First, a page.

Brexit at Edinburgh Fringe Festival

Brexit at Edinburgh Fringe Festival

It is 2020 and the UK has emerged out of another general election and a new Tory PM, Adam Masters must unite his party’s warring factions. Brexit is still the biggest issue of the day and rather than decide how to deal with this he tries to appease both sides by appointing Simon Cavendish a staunch leaver as minister of trade and Diana Purdy a remainer as his Brexit minister. Hoping that he can play them off against each other long enough for something bigger to come along (a gay royal wedding anyone?) but his advisor Paul Connell and Chief EU negotiator Helena Brandt has other ideas.

BrexitThe show is cleverly written, as whilst it is set in the future it is entirely foreseeable that the UK ends up in the position it mocks. It clearly shows the deadlock that the UK could (or already has) found itself in over Brexit and how the issue of Brexit polarises even those within the same party. It also demonstrates some of the inner workings of Parliament including the importance of advisors, how minsisters can be manipulated and the importance of the 1922 committee with some nice attention to detail on these matters. ‘Brexit’ the play is clever in it’s mockery of UK’s politics, subtle and suggestive rather than outlandishly ridiculing the Government. At times it was a bit too subtle and with so many comedy actors in the cast a bit more bite would have been good to help drive the plot forward and make a more marked point.

The setting of the show is also clever and well thought out for the Fringe. The majority of the action takes place in the PM’s office. Wooden paneling and an instantly recognisable green lamp sets the scene quickly. For the occasional scene away away from the PM’s office this is achieved on one side of the stage and with a simple lighting change. Consequently the pace is brisk and there are no scene changes required.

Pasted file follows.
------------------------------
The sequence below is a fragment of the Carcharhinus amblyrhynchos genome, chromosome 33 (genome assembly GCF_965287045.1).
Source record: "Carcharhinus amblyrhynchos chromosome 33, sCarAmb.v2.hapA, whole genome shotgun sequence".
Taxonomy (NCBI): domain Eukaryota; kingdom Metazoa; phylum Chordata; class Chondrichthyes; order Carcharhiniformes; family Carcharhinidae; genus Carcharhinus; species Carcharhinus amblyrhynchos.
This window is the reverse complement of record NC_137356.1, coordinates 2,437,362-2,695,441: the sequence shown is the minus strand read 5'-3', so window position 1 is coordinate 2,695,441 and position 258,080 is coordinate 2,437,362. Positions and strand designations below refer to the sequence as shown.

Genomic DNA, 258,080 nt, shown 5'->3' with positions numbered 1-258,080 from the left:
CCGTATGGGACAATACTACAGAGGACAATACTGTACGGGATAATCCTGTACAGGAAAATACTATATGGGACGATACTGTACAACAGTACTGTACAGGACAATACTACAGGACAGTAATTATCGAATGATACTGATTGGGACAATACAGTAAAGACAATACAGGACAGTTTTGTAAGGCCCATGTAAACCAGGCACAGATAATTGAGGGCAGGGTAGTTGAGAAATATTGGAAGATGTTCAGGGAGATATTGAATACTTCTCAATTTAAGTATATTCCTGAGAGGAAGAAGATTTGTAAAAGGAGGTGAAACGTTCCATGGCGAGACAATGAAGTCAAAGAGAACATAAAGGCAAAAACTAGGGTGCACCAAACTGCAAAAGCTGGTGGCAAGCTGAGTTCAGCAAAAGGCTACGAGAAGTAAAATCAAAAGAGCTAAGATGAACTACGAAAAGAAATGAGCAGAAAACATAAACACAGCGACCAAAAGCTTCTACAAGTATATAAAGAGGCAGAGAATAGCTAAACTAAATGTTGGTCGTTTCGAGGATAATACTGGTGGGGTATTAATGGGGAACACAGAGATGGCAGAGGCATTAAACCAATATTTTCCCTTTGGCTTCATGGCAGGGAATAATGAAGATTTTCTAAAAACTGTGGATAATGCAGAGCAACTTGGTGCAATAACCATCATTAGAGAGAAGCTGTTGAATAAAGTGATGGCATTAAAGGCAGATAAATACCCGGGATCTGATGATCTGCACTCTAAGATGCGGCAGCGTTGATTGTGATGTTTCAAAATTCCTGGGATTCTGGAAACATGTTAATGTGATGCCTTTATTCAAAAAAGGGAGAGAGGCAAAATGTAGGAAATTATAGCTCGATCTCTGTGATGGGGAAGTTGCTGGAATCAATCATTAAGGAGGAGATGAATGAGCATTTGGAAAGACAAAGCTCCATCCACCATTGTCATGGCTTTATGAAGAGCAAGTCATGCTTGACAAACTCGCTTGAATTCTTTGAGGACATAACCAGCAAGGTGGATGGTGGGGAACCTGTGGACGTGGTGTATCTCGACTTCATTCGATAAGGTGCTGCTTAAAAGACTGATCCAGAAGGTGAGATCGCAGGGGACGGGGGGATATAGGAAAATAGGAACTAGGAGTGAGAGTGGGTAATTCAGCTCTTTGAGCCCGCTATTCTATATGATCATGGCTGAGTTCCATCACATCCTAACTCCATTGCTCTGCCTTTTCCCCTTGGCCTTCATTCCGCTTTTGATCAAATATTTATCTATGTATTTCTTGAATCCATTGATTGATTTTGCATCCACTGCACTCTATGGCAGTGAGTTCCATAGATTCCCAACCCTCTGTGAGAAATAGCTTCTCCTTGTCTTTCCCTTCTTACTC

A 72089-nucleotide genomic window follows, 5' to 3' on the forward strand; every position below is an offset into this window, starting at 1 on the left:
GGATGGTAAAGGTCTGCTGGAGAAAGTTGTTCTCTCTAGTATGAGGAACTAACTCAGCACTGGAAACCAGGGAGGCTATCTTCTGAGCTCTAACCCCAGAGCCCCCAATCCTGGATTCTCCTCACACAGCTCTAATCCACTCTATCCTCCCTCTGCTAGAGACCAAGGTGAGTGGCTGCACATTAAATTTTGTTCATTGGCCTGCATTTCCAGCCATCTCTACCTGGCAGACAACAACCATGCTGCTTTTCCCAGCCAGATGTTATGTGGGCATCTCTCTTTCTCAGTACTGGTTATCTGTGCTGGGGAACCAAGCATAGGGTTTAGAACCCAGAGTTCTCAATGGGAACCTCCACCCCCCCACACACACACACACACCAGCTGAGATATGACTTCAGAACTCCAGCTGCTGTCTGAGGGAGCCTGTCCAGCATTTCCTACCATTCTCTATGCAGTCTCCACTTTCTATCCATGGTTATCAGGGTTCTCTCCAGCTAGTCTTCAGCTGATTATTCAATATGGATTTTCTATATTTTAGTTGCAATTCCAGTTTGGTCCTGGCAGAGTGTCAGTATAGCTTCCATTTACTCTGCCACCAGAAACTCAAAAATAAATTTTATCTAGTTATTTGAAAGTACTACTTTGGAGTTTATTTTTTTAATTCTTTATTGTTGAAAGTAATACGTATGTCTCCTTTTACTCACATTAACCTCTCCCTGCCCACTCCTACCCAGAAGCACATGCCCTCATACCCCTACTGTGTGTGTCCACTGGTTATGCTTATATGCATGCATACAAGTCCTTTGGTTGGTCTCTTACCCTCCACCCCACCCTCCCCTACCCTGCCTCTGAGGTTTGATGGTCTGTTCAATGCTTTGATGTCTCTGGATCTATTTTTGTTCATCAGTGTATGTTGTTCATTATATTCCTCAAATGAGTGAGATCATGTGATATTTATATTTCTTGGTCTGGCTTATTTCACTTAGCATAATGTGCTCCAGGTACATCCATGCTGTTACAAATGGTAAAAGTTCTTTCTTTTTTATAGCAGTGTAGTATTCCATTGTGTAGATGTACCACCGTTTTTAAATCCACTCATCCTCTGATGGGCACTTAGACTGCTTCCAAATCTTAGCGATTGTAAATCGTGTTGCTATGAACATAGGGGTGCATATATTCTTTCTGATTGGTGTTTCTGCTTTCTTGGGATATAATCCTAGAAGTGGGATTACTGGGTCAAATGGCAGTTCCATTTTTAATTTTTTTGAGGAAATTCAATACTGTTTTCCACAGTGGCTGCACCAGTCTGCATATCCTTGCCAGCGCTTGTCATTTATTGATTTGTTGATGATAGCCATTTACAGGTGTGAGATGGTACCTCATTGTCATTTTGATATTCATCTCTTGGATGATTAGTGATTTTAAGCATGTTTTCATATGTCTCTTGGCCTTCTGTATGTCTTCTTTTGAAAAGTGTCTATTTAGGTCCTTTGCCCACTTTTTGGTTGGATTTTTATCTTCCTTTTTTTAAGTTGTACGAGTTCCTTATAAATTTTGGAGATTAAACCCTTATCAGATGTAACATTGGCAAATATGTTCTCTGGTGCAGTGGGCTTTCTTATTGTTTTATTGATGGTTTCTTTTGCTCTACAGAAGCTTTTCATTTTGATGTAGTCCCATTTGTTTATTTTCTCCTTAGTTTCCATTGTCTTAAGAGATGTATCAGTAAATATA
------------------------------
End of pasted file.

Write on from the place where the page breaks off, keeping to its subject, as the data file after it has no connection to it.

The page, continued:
The show revolves around Timothy Bentinck who plays Adam Masters. He played Prime Minister, paralysed out of fear for his own position and unable to make a decision. While there was the odd stumble over the words his bumbling persona was perfect for this ineffective Prime Minister.  Pippa Evans played Diana Purdy and Hal Cruttenden played Simon Cavendish. They contrasted against each other well and gave enjoyable performances. Jo Caulfield as the EU Chief Negotiator had some of the best lines and of course the last laugh of the show, delivering these lines with clear enjoyment. Finally Mike McShane completes the cast as Paul Connell, the Chief of Staff who never accepts the job. It is his interpretation and portrayal of a weary attitude that I found the most akin to British Politics.

Brexit, the play is an intelligent piece of theatre but one where I would have liked a bit more drive and bite in order to really hit home.

Brexit plays at the Pleasance Courtyard – Pleasance Beyond from 13:30 – 14:45 by The Spontaneity Shop.

If you like this review you might also like my review of The Monster in the Hall, Blackout and My Left Nut. 


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